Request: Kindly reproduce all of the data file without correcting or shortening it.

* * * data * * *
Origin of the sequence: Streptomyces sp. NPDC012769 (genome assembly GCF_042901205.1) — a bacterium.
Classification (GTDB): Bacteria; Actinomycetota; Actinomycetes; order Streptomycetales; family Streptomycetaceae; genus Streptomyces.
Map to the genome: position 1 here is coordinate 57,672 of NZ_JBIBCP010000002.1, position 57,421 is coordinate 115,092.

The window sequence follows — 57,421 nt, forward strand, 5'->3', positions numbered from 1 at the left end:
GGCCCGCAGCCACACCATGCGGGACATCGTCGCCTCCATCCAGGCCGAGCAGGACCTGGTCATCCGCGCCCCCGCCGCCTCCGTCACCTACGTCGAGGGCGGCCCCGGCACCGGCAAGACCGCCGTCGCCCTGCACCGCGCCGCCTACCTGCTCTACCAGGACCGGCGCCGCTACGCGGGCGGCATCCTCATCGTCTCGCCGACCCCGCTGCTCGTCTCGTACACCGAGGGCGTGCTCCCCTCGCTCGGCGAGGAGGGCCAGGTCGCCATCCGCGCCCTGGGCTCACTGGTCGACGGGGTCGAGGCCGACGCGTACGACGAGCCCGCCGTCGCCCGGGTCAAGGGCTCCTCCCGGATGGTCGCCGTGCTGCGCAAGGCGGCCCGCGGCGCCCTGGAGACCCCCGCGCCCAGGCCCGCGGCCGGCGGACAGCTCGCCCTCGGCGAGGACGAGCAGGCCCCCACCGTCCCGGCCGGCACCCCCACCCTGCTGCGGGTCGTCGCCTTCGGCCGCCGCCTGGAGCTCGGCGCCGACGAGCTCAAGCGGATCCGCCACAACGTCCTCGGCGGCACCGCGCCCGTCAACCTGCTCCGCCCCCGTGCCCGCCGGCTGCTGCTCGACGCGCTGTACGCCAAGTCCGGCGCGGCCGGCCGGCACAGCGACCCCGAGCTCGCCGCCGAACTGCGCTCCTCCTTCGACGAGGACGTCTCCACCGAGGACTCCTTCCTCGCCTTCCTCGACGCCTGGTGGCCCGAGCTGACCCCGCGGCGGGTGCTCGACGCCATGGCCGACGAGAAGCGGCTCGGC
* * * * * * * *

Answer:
Origin of the sequence: Streptomyces sp. NPDC012769 (genome assembly GCF_042901205.1) — a bacterium.
Classification (GTDB): Bacteria; Actinomycetota; Actinomycetes; order Streptomycetales; family Streptomycetaceae; genus Streptomyces.
Map to the genome: position 1 here is coordinate 57,672 of NZ_JBIBCP010000002.1, position 57,421 is coordinate 115,092.

The window sequence follows — 57,421 nt, forward strand, 5'->3', positions numbered from 1 at the left end:
GGCCCGCAGCCACACCATGCGGGACATCGTCGCCTCCATCCAGGCCGAGCAGGACCTGGTCATCCGCGCCCCCGCCGCCTCCGTCACCTACGTCGAGGGCGGCCCCGGCACCGGCAAGACCGCCGTCGCCCTGCACCGCGCCGCCTACCTGCTCTACCAGGACCGGCGCCGCTACGCGGGCGGCATCCTCATCGTCTCGCCGACCCCGCTGCTCGTCTCGTACACCGAGGGCGTGCTCCCCTCGCTCGGCGAGGAGGGCCAGGTCGCCATCCGCGCCCTGGGCTCACTGGTCGACGGGGTCGAGGCCGACGCGTACGACGAGCCCGCCGTCGCCCGGGTCAAGGGCTCCTCCCGGATGGTCGCCGTGCTGCGCAAGGCGGCCCGCGGCGCCCTGGAGACCCCCGCGCCCAGGCCCGCGGCCGGCGGACAGCTCGCCCTCGGCGAGGACGAGCAGGCCCCCACCGTCCCGGCCGGCACCCCCACCCTGCTGCGGGTCGTCGCCTTCGGCCGCCGCCTGGAGCTCGGCGCCGACGAGCTCAAGCGGATCCGCCACAACGTCCTCGGCGGCACCGCGCCCGTCAACCTGCTCCGCCCCCGTGCCCGCCGGCTGCTGCTCGACGCGCTGTACGCCAAGTCCGGCGCGGCCGGCCGGCACAGCGACCCCGAGCTCGCCGCCGAACTGCGCTCCTCCTTCGACGAGGACGTCTCCACCGAGGACTCCTTCCTCGCCTTCCTCGACGCCTGGTGGCCCGAGCTGACCCCGCGGCGGGTGCTCGACGCCATGGCCGACGAGAAGCGGCTCGGC